Living Buildings, Living Economies, and a Living Future
What we can learn from two of the most exciting emerging movements of our time.
At a recent conference, I saw the potential for blending two of the most exciting emerging movements of our time—the living building and the living economies movements. A vision of the combination of these two movements energized me with renewed hope that we humans can end our isolation from one another and from nature—that we can move forward to achieve a prosperous, secure, and creative human future for all.
The Living Building Challenge
The conference I attended was led by Jason McLennan of the Cascadia Green Building Council and the International Living Future Institute. Ambitiously titled “Living Future 2011,” the conference focused on the “Living Building Challenge,” which takes Green Building standards to a new level. As I listened to the conference presenters, I heard some of the brightest and most tech-savvy minds in architecture, construction, and urban planning spell out the practical possibilities for creating built spaces around integrated energy, water, and nutrition (food) systems. Some of the ideas are still theoretical. Most, however, are already in application or being incorporated into physical structures now under construction.
These innovative proposals eliminate waste, feature natural lighting, and provide for onsite capture of rainwater, energy (wind, solar, and thermal), and organic matter (food scraps and human waste) for recycling and reuse, including for urban gardens (edible roofs and walls and built in green houses).
Water is used in the first cycle for drinking, dish washing, and showering; recycled for laundry and micro-flush composting toilets; and directed from there to onsite gardens from which it filters into the aquifer. Hot water, cooking, and space heating are integrated to optimize overall energy efficiency.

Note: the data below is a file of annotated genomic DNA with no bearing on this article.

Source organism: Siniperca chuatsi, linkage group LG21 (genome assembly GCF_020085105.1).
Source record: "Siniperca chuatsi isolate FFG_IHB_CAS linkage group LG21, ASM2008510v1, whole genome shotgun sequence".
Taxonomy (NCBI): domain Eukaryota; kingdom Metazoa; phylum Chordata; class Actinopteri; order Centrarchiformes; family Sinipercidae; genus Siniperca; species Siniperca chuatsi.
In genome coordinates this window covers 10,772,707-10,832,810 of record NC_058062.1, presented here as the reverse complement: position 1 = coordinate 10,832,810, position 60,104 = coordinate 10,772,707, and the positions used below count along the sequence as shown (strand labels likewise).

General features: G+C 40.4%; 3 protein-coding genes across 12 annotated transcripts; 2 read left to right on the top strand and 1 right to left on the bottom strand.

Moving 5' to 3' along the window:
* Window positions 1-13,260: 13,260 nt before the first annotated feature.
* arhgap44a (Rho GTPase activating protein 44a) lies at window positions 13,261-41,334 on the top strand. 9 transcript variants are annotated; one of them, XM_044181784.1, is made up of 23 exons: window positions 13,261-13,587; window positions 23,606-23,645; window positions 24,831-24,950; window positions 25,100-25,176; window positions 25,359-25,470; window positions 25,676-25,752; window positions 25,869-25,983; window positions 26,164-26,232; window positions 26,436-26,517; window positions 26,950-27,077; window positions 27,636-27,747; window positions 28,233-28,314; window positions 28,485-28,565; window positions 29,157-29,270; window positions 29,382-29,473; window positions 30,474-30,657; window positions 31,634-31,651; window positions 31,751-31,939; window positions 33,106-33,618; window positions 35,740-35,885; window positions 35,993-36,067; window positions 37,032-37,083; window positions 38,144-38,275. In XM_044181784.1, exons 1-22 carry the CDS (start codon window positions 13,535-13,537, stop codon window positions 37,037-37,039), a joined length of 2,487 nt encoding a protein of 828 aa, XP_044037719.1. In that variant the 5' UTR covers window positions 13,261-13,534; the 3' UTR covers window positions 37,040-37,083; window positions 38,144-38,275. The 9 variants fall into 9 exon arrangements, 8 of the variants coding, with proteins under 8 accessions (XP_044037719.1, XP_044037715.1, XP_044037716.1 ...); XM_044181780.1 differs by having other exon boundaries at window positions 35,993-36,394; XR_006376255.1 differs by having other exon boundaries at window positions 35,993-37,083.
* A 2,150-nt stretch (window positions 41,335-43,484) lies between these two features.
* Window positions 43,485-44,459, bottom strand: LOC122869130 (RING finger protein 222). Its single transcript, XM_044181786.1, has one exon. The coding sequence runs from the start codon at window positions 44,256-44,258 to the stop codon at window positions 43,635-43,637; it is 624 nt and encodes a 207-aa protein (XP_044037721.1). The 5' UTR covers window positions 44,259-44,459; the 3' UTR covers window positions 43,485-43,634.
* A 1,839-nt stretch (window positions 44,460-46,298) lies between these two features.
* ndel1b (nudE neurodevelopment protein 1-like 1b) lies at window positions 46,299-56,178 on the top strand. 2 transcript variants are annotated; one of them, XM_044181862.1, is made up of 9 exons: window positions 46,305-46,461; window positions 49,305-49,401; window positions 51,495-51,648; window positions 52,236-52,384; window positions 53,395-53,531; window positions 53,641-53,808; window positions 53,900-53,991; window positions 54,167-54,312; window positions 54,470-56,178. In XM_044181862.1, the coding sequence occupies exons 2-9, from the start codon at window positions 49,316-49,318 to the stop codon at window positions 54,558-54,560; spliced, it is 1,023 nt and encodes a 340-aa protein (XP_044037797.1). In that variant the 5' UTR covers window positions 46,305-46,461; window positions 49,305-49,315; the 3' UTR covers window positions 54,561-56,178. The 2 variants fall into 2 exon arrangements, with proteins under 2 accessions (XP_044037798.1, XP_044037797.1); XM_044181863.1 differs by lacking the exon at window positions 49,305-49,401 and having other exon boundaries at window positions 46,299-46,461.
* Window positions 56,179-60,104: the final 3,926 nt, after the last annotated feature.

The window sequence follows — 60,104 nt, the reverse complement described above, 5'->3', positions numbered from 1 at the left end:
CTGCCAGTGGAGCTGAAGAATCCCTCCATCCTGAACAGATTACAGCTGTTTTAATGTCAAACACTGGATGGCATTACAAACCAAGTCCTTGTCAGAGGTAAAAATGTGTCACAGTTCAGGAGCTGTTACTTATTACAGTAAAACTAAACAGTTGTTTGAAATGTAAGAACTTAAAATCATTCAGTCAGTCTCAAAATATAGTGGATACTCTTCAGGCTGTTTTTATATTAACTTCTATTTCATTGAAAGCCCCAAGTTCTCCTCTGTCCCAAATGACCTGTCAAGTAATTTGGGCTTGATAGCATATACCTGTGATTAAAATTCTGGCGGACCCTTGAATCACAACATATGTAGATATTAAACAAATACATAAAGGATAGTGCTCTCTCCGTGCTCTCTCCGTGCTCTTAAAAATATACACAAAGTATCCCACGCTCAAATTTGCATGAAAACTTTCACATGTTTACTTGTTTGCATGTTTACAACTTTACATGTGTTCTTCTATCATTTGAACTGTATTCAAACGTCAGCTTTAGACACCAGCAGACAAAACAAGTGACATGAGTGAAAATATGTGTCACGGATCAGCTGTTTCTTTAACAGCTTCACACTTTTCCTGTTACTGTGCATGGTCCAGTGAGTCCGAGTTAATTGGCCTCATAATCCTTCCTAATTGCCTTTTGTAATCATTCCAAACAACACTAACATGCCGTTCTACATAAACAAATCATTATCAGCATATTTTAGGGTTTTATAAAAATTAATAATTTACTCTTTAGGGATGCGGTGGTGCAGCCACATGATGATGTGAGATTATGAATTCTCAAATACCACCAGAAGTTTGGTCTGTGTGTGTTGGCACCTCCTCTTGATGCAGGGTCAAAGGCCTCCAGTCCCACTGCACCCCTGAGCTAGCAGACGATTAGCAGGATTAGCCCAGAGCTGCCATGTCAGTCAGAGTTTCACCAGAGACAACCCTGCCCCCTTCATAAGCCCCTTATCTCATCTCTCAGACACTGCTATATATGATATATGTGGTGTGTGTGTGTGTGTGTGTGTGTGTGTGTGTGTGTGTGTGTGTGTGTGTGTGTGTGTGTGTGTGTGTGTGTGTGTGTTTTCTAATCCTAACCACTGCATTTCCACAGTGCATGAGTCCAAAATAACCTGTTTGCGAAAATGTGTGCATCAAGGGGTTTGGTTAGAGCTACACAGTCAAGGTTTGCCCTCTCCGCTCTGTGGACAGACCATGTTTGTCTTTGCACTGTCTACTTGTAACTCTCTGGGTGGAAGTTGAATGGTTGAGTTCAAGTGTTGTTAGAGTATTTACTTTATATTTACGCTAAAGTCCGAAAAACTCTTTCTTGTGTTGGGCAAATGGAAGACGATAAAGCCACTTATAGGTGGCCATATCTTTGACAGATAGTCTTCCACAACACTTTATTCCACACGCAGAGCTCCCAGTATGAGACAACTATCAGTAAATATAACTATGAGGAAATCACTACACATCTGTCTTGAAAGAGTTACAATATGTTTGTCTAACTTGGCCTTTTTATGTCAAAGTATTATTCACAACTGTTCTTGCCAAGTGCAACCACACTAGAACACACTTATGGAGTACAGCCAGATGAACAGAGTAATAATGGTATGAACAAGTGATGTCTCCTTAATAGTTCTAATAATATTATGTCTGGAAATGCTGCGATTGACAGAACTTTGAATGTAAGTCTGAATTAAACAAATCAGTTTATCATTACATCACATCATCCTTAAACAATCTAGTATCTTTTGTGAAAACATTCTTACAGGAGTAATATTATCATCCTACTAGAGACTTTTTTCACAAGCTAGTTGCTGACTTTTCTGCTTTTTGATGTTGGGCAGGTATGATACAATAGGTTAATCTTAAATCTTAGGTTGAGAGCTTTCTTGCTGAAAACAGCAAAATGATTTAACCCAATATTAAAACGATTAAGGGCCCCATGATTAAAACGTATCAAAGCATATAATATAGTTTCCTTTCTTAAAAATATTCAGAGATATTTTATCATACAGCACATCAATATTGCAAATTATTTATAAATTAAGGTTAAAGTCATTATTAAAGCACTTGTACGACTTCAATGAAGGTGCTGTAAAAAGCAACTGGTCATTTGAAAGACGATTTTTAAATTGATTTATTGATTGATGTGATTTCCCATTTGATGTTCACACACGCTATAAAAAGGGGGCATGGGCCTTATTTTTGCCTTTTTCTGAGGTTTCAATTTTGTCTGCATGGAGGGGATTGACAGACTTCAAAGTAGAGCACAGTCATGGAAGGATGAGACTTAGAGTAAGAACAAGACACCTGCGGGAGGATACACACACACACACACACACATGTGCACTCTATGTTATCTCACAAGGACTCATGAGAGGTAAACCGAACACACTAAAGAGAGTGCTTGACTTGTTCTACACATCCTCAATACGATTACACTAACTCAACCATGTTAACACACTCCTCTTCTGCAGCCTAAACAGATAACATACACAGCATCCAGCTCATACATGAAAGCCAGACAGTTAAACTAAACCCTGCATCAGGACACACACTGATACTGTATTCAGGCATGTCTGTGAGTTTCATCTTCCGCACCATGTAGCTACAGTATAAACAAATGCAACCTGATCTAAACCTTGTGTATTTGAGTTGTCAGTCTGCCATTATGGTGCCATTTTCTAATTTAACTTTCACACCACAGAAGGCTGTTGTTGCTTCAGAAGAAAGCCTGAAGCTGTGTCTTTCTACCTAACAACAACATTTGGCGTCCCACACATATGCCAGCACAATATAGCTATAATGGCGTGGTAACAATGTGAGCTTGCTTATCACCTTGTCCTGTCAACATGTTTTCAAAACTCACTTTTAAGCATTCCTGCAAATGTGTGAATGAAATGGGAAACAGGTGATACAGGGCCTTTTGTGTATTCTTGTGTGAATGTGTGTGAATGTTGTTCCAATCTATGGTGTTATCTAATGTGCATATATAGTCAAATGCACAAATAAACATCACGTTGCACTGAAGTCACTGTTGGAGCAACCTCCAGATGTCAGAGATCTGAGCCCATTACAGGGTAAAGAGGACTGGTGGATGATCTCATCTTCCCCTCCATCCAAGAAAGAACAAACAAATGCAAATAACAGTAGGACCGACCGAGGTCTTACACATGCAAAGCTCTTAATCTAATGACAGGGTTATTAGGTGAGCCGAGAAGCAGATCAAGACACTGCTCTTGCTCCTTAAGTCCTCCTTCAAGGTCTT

Integrating multi-purpose buildings into a larger multi-building neighborhood or district system adds opportunities to develop public green spaces, community gardens, edible landscaping, and small-scale poultry and livestock production, as well as natural wetlands and living machine water purification to continuously recycle nutrients, water, and energy.
Integrative projects also create opportunities to balance the utility loads of businesses, which generally have greater energy needs during the day, and residences, which have greater needs during nonbusiness hours. Bringing residences, employment, shopping, and recreation together in close proximity minimizes transportation requirements and facilitates the sharing of autos, bicycles, appliances, and tools, and community connections to mass transit, bike trails, and other transportation alternatives.
The Living Economies Connection
The living building framework focuses attention on shelter and nutrition as the basic essentials of a human livelihood. It seeks to remedy the dysfunctions of current infrastructure designs that isolate us from one another and operate in opposition to the biosphere’s natural generative processes. The living economies framework focuses on networks of living enterprises and seeks to remedy the dysfunctions of an economic system that contributes to this same isolation and disconnect.
Both movements seek to bring the way we live into alignment with the structure and dynamics of Earth’s biosphere, which self-organizes locally everywhere to optimize the sustainable utilization of energy, water, and nutrients in support of life.
The corporate ruled global economy isolates people and communities from the sources of their food, energy, water, materials, and manufactured goods, leaving them dependent on corporate controlled global supply chains that are wasteful, unstable, unaccountable, and environmentally and social destructive. The underlying system structure and dynamics are in most every respect mirror opposites of those of the biosphere.
Working in opposition to the biosphere, the global economy is maintained only by unsustainable dependence on a non-renewable fossil fuels subsidy. It is already failing and its ultimate collapse is only a matter of time.
The living economies movement seeks to displace this failed economic system with a planetary system of resilient, self-reliant local economies comprised of human-scale, locally-owned enterprises that use local resources to meet local needs in cooperative alignment with the structure and dynamics of local ecosystems.